US 4247264 A
A pump assembly for an air driven diaphragm pump mechanism having opposed pump cavities with the actuator valve mechanism located between these cavities. An inlet manifold and an outlet manifold each extend to both of the opposed pump cavities and are positioned diametrically on the pump. Tie rods extend betweeen the manifolds to draw the manifolds toward one another about the pump housing.The mating surfaces between the manifolds and the pump chamber housings are such that drawing the manifolds toward one another causes a compression in the pump components such that the entire pump may be held together by the tie rods alone.
1. A pump having opposed pump cavities, a pump drive assembly between said cavities forming an inner wall of each of said cavities, pump chamber housings meeting with said pump drive assembly to form the outer wall of each of said cavities, an inlet manifold extending to and in communication with each of said cavities and an outlet manifold extending to and in communication with each of said cavities, said inlet and outlet manifolds being diametrically opposed, wherein the improvement comprises
means for forcibly drawing said manifolds towards one another;
said manifolds and said pump chamber housings including mating surfaces therebetween lying in planes at an acute angle to the line of force drawing said manifolds toward one another, said manifold mating surfaces each being outwardly of each associated pump chamber housing mating surface.
2. The pump of claim 1 wherein a diaphragm is positioned between said pump drive assembly and each said pump chamber housing to divide each said cavity into a drive chamber and a pump chamber, each said diaphragm being oriented in a plane parallel to the line of force drawing said manifolds toward one another and being compressed by drawing said manifolds toward one another.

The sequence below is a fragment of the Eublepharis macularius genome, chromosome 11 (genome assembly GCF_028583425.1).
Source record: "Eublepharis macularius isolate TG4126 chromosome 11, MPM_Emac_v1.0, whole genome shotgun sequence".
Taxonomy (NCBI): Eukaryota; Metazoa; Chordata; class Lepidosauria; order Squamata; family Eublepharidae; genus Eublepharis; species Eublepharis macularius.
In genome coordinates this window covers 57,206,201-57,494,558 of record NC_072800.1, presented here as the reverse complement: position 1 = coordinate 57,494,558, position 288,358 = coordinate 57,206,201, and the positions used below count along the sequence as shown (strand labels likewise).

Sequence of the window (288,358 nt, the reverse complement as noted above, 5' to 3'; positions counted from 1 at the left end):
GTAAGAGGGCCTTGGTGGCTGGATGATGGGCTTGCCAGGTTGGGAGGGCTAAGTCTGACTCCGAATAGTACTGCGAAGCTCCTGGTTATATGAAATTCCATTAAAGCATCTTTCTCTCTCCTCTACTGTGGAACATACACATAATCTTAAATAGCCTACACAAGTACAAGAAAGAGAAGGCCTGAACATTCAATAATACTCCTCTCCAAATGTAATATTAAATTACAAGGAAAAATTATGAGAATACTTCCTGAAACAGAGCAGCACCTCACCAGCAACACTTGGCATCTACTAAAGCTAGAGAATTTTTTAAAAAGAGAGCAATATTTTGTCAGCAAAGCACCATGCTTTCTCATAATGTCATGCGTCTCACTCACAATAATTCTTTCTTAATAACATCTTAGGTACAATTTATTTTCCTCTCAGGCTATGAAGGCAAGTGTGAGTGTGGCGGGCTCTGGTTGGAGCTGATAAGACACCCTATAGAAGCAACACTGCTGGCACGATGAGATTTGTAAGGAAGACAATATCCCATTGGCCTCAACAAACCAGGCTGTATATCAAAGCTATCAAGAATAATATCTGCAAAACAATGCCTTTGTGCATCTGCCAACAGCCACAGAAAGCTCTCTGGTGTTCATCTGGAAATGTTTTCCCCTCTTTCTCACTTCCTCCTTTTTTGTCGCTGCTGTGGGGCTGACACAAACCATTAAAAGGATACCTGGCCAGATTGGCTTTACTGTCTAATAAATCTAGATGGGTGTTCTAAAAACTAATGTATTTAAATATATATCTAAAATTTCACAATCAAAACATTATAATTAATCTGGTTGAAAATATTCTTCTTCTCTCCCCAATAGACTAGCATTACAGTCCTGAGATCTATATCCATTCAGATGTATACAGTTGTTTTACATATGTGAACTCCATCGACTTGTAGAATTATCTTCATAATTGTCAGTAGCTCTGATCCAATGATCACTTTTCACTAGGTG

3. The pump of claim 1 wherein said communication between each of said cavities and each of said manifolds is controlled by a ball check valve.
4. The pump of claim 1 wherein sad acute angle is approximately about 45°.
5. The pump of claim 1 wherein said means for forcibly drawing said manifolds toward one another include threaded fasteners.
6. An air driven diaphragm pump having opposed pump cavities comprising
drive chamber housings forming the inner wall of each of the pump cavities;
pump chamber housings associated with said drive chamber housings to form the outer wall of each of the pump cavities;
diaphragms positioned between each of said pump chamber housings and said drive chamber housings to divide each pump cavity into a drive chamber and a pump chamber;
an actuator valve for alternately pressurizing and exhausting said drive chambers;
an inlet manifold extending to each of said pump chamber housings and being in communication with each said pump chamber;
an outlet manifold extending to each of said pump chamber housings and being in communication with each pump chamber, said inlet and outlet manifolds being diametrically opposed; and